The health parameter data and health scores can be stored over time, in a memory or other database, so that a user can track his or her progress. Charts can be generated in order for a user to track progress and analyze where there can be improvement in behavior. Moreover, trends can be identified that can lead to the diagnosis of medical problems and/or eating habits. For example, if a person's weight is continuing to increase despite the same or increased amount of fitness activity, the system can trigger or suggest that they seek certain medical tests (e.g. a thyroid test, pregnancy test) to determine the cause of the weight gain.

In certain implementations, the majority of the system is hosted remotely from the user and the user accesses the system via a local user interface device. For example the system can be internet based and the user interacts with a local user interface device (e.g., personal computer or mobile electronic device) that is connected to the internet (e.g., via a wire/wireless communication network) in order to communicate data with the internet based system. The user uses the local interface device to access the internet based system in which the memory and software modules are operating remotely and communicating over the internet with the local device. The local device is used to communicate data to the remote processor and memory, in which the data is remotely stored, processed, transformed into a health score, and then provided to the designated groups via a restricted access internet portal. Alternatively, the system can be primarily implemented via a local device in which the data is locally stored, processed, and transformed into a health score, which is then communicated to a data sharing portal for remote publication to the designated groups.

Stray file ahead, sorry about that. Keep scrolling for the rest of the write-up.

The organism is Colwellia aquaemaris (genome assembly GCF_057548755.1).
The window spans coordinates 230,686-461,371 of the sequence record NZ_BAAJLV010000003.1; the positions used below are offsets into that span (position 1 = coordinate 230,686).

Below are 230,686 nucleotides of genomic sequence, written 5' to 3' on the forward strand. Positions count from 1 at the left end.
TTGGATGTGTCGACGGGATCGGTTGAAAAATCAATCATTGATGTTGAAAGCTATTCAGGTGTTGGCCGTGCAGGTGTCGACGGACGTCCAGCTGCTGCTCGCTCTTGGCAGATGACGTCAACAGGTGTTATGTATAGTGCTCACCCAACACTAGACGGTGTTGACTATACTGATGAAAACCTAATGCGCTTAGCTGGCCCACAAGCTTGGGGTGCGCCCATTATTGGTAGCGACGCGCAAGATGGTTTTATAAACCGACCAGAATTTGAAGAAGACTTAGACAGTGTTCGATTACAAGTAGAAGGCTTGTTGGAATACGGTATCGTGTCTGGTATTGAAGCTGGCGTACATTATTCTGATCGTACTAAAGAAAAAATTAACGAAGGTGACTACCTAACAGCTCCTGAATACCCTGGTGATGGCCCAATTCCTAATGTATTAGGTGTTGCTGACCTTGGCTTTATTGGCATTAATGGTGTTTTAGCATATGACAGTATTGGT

The system can be implemented in the form of a social networking framework that is executed by software modules stored in memory and operating on processors. The system can be implemented as a separate, stand alone “health themed” social networking system or as an application that is integrated with an already existing social networking system (e.g., Facebook, MySpace, etc.). The user is provided with a homepage in which the user can enter information, manage which information is published to designated groups, and manage the membership of the designated groups. The homepage includes prompts to the user to enter the health related information for the each of the various parameters. The user can enter his or her weight, date of birth, height, fitness activity, and other health related information. The user's health score is then calculated. The health score is shared with other users that are designated as part of a group permitted to have access to that information. Moreover, the user can view the health score information of others in the group. Accordingly, the user is able to compare his or her overall health with the health of others in the group. Comparison of health scores with others in the group can provide motivation to the individuals in the group to compete to improve their health scores. Other information, such as health tips, medical news, drug information, local fitness events, health services, advertising and discounts for medical and/or fitness related supplies and service, issuance of fitness challenges or health related goals, for example, can be provided via the homepage.